Published: 19-12-2017 11:41 | Updated: 22-07-2019 17:13

Jessica Norrbom and Maria Ahlsén at Karolinska Institutet's Book Fair

intervju med Maria Ahlsén och Jessica Norrbom om boken Frisk utan Flum

Four publishing houses were present at Karolinska Institutet's book fair on December 14th - Fri Tanke, Volante, Natur & Kultur and KIUP - and some of the authors they represented were interviewed during the afternoon. Visitors had the opportunity to ask questions directly to the scientists and get books signed.

Jessica Norrbom, researcher focusing on genes, muscles and physical exercise at the Department of Physiology and Pharmacology, and Maria Ahlsén, who holds a doctorate in Physiology and teaches the subject at Karolinska Institutet, gave their view on how we all can live a healthier life. They are the authors of Frisk utan flum – en vetenskaplig väg till bättre hälsa (Seriously healthy – a scientific path to better health, unofficial translation of title), published at Fri Tanke.

It is not a book on diets. It is scientifically grounded and illustrates what we can do when it comes to food, health and exercise and the various recommendations on the subject.

"It doesn’t have to be complicated or even difficult. A few minor changes may be enough to achieve great results. Everything counts. One minute of physical exercise is better than none. It is obviously better to exercise more, that’s when you get results, but everything counts," says Jessica Norrbom.

Why should we even bother living a healthy life?

We have no impact over heredity or chance since we are born with certain genes and live the life we live and. But according to the authors, we can definitely improve our health by choosing healthier foods, by exercising more and doing muscle strengthening exercises to build muscle mass. Minor things that will lead to healthier days, for instance introducing 30 sweaty minutes exercise a day (or 150 min

utes a week), which does wonders for our heart, our vessels and, last but not least, our mental health.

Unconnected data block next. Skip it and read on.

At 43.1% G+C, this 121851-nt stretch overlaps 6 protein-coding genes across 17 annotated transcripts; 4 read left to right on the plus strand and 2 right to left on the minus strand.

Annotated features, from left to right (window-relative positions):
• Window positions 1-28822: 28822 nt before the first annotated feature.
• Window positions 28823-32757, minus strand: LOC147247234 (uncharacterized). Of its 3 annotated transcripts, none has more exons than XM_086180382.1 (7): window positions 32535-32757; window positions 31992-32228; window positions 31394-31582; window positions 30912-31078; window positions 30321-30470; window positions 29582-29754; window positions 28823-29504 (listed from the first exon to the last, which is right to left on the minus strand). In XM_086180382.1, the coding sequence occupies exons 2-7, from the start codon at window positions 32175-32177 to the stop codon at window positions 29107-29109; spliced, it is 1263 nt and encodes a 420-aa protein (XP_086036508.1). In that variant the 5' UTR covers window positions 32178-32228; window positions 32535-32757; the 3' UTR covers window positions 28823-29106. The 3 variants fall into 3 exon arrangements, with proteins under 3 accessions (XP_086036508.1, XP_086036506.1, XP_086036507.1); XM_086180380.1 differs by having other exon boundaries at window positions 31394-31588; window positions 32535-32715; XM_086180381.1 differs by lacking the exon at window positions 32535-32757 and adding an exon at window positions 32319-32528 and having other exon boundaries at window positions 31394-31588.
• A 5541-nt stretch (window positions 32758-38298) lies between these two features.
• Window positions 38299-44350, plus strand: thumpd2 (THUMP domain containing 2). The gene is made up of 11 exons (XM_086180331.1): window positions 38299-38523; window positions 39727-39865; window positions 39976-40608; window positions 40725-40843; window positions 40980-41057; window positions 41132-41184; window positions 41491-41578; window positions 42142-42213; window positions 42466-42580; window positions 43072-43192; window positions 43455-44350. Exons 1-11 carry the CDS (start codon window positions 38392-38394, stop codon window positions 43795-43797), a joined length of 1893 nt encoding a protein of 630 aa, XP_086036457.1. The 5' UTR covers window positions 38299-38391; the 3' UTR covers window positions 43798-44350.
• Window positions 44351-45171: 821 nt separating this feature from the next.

In other words, we have two accounts to fill up: one account for motion where the aim is to take approximately 10 000 steps a day and to avoid sitting still, and another account for physical exercise where we expose ourselves to pulse-pounding activities for at least 30 minutes a day (of 150 minutes a week).

According to Maria Ahlsén there are no shortcuts to losing weight. The authors are sceptical to methods promising quick results. Diets are more often than not about excluding foods or starving the body. If you do so over a short lapse of time you will lose muscle mass and expose your body to huge stress since you are depriving it of energy. The muscles are weakened which is alarming, since muscles are extremely valuable to us all.

What may be the consequences if we do not change what we ought to change?

“Quick fix” diets will most probably result in relapses. We increase our body fat and decrease our skeletal muscle capacity, and even if we weigh less than before, the body probably consists of more fat and less muscles and that is a clear factor of risk for health.

It is far better to have a long term plan, losing weight slowly combined with physical training or activity, so as to spare muscle mass and enhance skeletal muscle capacity.

Maria and Jessica's five best tips for a healthier lifestyle:

  • Fill your stomach with good food
  • Quench your thirst with water
  • 30 sweaty minutes exercise a day (or 150 minutes a week)
  • Work out / weight training twice a week doing something that is a little more challenging than usual.
  • Avoid sitting still, move around and aim for 10 000 steps a day.